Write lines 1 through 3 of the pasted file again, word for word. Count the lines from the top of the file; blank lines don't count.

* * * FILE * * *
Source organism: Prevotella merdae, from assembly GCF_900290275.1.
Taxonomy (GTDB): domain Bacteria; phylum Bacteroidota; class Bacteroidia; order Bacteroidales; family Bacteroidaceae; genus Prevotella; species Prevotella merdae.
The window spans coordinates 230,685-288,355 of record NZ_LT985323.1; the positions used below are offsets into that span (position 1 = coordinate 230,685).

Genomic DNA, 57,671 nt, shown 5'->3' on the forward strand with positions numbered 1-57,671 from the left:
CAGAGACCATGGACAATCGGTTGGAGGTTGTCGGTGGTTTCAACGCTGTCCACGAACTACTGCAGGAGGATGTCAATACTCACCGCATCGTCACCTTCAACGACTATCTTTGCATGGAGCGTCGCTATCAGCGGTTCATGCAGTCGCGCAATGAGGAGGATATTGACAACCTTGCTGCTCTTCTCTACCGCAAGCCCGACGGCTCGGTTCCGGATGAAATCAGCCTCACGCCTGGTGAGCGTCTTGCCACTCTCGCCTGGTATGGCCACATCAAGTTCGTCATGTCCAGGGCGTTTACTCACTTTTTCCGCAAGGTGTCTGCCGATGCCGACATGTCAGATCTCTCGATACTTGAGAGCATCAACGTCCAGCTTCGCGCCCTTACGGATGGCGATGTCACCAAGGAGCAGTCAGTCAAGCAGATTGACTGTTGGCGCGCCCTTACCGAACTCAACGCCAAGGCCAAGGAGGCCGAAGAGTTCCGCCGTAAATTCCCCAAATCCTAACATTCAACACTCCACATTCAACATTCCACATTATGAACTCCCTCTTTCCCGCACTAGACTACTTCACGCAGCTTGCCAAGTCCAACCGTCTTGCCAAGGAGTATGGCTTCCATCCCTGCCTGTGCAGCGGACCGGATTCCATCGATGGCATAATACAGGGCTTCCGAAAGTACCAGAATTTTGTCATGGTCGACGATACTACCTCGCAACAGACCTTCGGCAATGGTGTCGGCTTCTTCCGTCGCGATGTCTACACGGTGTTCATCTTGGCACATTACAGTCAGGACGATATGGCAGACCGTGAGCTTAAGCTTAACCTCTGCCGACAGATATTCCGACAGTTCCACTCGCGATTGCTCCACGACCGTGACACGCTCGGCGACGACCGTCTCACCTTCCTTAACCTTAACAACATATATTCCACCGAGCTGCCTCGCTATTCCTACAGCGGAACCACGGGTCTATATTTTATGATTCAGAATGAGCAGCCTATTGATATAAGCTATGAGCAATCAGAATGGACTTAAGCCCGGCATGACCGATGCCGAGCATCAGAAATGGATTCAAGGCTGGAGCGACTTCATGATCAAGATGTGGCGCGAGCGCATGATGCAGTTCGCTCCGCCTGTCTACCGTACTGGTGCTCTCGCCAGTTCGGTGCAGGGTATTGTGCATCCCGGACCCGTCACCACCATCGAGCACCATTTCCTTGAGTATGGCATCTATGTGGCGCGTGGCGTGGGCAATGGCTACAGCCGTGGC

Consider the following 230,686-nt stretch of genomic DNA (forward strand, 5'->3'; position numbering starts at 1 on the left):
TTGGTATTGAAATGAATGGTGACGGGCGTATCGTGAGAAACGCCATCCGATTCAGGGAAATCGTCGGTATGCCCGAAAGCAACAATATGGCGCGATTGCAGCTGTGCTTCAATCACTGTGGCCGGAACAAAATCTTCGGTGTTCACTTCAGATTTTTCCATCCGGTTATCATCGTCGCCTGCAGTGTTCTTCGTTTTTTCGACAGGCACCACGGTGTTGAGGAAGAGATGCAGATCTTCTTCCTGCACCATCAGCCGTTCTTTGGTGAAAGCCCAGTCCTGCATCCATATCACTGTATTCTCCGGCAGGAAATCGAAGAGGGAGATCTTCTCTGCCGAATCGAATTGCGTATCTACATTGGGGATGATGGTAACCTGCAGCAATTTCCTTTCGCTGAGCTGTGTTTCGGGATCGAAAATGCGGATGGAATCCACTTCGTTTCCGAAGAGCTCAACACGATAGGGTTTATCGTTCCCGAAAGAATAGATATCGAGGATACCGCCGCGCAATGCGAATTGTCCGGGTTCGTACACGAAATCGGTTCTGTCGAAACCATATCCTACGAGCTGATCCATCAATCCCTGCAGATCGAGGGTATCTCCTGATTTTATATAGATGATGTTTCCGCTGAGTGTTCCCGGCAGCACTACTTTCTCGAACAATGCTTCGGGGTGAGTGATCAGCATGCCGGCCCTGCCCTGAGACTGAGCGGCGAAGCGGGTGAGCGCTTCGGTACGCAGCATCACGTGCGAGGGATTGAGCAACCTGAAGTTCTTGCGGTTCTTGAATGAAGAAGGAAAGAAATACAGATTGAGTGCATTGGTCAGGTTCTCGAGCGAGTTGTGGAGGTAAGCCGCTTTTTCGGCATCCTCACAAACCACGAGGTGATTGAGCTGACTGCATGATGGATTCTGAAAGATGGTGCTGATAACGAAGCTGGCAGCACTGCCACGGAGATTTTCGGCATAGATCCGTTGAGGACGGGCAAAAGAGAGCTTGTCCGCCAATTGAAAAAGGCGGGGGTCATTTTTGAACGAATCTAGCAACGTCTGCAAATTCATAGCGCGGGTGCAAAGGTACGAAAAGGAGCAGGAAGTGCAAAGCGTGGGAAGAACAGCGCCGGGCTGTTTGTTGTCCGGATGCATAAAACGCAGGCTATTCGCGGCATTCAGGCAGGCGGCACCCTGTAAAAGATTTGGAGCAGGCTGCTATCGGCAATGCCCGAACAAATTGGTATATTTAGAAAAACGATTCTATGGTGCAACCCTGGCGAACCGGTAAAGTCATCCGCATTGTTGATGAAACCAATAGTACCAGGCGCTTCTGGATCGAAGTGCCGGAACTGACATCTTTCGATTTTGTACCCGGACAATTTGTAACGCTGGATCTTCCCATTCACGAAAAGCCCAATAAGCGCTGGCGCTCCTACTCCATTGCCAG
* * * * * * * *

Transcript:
Source organism: Prevotella merdae, from assembly GCF_900290275.1.
Taxonomy (GTDB): domain Bacteria; phylum Bacteroidota; class Bacteroidia; order Bacteroidales; family Bacteroidaceae; genus Prevotella; species Prevotella merdae.
The window spans coordinates 230,685-288,355 of record NZ_LT985323.1; the positions used below are offsets into that span (position 1 = coordinate 230,685).